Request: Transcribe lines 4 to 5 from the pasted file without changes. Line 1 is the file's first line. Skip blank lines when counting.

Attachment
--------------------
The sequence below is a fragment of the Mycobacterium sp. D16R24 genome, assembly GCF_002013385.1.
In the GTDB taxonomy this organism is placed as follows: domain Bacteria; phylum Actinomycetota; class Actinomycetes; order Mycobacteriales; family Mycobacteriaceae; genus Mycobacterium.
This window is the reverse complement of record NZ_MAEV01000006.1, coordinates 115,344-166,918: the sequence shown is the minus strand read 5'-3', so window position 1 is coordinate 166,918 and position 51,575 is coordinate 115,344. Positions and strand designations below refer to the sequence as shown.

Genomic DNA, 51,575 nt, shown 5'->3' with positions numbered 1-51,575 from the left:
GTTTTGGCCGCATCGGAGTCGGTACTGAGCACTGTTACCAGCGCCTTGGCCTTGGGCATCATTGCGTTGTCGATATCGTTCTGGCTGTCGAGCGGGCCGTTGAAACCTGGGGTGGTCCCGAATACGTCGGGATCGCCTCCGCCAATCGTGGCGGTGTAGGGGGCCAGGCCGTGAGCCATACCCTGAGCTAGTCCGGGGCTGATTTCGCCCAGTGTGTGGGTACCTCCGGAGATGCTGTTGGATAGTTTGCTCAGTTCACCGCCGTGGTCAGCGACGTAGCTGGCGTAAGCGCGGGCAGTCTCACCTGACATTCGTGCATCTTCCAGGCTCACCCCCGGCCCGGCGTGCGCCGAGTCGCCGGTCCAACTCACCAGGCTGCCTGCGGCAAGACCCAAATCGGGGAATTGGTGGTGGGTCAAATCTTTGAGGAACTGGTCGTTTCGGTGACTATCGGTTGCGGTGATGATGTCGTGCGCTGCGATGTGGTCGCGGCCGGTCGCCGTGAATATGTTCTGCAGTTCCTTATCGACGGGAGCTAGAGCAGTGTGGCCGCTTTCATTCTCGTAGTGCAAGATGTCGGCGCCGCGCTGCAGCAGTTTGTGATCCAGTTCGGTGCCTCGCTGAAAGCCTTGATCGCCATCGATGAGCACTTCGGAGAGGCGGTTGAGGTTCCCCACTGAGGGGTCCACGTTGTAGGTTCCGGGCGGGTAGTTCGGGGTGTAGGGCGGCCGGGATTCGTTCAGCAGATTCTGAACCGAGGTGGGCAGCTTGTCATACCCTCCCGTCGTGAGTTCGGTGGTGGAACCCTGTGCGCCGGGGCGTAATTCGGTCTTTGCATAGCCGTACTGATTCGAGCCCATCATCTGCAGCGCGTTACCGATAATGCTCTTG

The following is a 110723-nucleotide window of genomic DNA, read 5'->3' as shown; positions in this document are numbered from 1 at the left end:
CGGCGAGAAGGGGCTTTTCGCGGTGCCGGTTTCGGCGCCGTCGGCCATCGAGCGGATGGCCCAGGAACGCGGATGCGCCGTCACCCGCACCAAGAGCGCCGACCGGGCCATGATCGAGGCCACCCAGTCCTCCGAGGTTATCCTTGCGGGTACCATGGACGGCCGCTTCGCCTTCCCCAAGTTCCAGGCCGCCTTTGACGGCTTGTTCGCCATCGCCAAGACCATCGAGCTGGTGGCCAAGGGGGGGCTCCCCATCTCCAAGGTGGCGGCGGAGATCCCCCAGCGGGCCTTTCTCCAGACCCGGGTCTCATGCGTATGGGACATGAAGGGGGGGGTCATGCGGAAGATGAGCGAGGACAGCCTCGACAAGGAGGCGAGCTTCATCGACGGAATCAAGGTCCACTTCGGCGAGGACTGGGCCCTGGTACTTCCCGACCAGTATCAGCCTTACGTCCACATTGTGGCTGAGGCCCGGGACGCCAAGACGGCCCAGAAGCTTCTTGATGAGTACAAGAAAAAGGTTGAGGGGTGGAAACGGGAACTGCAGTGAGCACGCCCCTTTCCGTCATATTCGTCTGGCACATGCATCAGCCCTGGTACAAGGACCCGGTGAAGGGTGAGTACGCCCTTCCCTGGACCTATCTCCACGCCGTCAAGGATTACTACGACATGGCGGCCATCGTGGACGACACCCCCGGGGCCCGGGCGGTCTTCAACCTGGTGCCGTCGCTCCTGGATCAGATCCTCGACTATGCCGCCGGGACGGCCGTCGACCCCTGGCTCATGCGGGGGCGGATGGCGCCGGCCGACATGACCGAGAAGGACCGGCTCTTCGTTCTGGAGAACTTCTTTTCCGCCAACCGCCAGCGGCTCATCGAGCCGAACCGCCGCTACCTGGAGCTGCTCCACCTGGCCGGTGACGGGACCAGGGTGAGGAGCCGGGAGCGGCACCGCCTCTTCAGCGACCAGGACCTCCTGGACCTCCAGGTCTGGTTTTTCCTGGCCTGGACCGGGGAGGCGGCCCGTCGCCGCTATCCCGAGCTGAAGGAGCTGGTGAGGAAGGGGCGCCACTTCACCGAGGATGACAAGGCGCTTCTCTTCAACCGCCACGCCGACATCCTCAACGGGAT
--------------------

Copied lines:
Genomic DNA, 51,575 nt, shown 5'->3' with positions numbered 1-51,575 from the left:
GTTTTGGCCGCATCGGAGTCGGTACTGAGCACTGTTACCAGCGCCTTGGCCTTGGGCATCATTGCGTTGTCGATATCGTTCTGGCTGTCGAGCGGGCCGTTGAAACCTGGGGTGGTCCCGAATACGTCGGGATCGCCTCCGCCAATCGTGGCGGTGTAGGGGGCCAGGCCGTGAGCCATACCCTGAGCTAGTCCGGGGCTGATTTCGCCCAGTGTGTGGGTACCTCCGGAGATGCTGTTGGATAGTTTGCTCAGTTCACCGCCGTGGTCAGCGACGTAGCTGGCGTAAGCGCGGGCAGTCTCACCTGACATTCGTGCATCTTCCAGGCTCACCCCCGGCCCGGCGTGCGCCGAGTCGCCGGTCCAACTCACCAGGCTGCCTGCGGCAAGACCCAAATCGGGGAATTGGTGGTGGGTCAAATCTTTGAGGAACTGGTCGTTTCGGTGACTATCGGTTGCGGTGATGATGTCGTGCGCTGCGATGTGGTCGCGGCCGGTCGCCGTGAATATGTTCTGCAGTTCCTTATCGACGGGAGCTAGAGCAGTGTGGCCGCTTTCATTCTCGTAGTGCAAGATGTCGGCGCCGCGCTGCAGCAGTTTGTGATCCAGTTCGGTGCCTCGCTGAAAGCCTTGATCGCCATCGATGAGCACTTCGGAGAGGCGGTTGAGGTTCCCCACTGAGGGGTCCACGTTGTAGGTTCCGGGCGGGTAGTTCGGGGTGTAGGGCGGCCGGGATTCGTTCAGCAGATTCTGAACCGAGGTGGGCAGCTTGTCATACCCTCCCGTCGTGAGTTCGGTGGTGGAACCCTGTGCGCCGGGGCGTAATTCGGTCTTTGCATAGCCGTACTGATTCGAGCCCATCATCTGCAGCGCGTTACCGATAATGCTCTTG